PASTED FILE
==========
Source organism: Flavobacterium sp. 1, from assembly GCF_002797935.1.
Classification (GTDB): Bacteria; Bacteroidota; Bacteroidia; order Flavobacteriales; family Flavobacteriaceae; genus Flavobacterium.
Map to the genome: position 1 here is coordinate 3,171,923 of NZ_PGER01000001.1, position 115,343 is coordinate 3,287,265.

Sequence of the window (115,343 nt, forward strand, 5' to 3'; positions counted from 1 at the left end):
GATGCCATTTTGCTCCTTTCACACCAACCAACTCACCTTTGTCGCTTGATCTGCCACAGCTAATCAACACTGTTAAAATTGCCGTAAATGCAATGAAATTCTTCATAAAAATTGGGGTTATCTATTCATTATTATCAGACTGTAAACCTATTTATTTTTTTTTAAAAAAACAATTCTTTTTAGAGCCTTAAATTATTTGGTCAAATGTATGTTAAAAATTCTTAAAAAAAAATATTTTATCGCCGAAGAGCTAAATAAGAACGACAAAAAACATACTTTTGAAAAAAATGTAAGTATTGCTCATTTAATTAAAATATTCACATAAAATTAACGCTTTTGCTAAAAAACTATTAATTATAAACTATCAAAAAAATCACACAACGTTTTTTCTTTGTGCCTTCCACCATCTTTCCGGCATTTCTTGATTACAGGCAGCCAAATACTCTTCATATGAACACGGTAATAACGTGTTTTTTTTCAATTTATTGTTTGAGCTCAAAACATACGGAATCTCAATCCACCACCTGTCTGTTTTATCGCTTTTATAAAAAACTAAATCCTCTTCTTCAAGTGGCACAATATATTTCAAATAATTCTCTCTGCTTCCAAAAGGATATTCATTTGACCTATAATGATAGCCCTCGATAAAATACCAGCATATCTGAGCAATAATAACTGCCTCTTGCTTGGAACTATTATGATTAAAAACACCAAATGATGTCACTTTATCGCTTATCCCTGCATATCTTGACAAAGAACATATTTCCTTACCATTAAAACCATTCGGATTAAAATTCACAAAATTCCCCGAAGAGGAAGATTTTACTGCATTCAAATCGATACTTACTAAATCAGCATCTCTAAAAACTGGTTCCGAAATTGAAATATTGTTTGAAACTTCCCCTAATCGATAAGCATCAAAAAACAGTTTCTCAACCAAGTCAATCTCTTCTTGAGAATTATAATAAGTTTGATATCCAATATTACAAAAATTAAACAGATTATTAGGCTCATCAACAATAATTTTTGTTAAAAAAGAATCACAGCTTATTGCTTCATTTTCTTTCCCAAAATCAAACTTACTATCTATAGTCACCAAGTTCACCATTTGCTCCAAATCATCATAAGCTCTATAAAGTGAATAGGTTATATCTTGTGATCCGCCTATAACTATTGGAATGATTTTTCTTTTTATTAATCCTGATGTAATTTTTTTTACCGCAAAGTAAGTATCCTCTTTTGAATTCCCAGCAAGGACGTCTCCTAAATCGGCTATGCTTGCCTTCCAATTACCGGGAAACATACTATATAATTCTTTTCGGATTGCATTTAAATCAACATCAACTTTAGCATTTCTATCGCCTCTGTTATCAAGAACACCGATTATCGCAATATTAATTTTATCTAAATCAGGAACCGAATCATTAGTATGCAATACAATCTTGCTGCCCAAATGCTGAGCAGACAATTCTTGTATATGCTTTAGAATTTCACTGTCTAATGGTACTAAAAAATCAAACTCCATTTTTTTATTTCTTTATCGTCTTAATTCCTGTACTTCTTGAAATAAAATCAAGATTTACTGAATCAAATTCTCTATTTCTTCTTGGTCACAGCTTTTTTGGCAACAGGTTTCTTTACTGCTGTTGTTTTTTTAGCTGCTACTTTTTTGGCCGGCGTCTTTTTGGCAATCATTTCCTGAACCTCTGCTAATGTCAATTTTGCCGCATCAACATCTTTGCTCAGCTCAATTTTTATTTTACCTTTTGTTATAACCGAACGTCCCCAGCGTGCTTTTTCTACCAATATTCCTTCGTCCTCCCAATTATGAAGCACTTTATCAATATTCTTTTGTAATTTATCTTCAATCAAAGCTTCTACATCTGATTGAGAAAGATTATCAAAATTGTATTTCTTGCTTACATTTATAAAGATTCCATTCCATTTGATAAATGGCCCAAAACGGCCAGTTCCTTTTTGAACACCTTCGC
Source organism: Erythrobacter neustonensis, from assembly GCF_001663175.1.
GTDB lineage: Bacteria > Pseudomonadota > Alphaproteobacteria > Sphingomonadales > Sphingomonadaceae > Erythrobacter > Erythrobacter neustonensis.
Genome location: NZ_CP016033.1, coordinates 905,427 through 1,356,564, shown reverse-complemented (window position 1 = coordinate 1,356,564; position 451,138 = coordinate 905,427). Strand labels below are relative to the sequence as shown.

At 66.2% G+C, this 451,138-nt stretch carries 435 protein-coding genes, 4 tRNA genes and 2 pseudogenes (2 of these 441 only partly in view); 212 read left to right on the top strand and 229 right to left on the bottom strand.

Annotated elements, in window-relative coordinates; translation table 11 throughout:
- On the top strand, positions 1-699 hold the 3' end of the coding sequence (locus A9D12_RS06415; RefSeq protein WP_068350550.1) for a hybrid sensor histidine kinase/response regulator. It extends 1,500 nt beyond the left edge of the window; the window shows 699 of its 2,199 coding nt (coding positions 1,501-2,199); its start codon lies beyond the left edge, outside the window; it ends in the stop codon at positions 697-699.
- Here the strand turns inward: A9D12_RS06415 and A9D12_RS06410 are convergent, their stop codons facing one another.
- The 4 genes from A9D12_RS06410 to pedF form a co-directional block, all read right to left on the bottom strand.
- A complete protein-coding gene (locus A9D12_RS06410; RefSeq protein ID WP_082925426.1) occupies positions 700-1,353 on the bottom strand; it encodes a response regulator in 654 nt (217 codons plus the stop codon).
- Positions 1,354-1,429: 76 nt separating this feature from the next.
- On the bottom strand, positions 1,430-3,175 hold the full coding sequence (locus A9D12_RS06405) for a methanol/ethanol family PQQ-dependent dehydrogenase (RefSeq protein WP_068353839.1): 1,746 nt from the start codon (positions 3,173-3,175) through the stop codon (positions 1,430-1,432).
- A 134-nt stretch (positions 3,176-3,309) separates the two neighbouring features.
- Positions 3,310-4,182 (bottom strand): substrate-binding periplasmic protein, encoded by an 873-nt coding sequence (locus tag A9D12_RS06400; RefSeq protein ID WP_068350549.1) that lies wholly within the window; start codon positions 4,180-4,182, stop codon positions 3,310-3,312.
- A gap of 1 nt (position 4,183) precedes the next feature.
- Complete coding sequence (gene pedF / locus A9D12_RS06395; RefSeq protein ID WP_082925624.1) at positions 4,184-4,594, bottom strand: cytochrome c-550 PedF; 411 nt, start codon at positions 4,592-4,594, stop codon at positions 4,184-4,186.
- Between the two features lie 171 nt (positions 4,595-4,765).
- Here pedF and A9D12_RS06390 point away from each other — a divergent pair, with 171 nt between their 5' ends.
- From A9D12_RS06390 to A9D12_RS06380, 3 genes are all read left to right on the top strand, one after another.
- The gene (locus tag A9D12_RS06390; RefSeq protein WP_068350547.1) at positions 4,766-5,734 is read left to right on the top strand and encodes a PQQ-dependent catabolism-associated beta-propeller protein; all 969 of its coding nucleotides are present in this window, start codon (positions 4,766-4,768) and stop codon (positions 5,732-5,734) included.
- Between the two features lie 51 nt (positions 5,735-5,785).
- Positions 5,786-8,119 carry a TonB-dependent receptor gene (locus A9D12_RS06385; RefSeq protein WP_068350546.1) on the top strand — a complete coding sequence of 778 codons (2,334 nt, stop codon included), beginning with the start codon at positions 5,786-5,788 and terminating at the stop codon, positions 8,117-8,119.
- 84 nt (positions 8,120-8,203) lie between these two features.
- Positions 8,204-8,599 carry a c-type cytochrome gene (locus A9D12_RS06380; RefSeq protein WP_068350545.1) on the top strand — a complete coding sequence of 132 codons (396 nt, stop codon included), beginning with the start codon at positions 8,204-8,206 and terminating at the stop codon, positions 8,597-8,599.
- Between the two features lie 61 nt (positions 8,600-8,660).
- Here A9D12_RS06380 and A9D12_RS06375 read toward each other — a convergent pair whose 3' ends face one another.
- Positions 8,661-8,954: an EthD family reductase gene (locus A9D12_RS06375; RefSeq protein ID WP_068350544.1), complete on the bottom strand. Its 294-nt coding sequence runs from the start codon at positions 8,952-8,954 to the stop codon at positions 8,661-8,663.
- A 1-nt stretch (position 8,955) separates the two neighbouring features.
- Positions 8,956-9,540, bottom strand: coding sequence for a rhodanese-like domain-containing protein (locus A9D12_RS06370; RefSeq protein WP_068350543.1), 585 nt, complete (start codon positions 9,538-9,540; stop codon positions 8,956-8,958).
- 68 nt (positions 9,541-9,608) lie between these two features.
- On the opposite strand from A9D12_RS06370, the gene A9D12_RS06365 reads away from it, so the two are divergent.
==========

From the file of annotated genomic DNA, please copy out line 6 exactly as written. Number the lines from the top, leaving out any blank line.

Source organism: Erythrobacter neustonensis, from assembly GCF_001663175.1.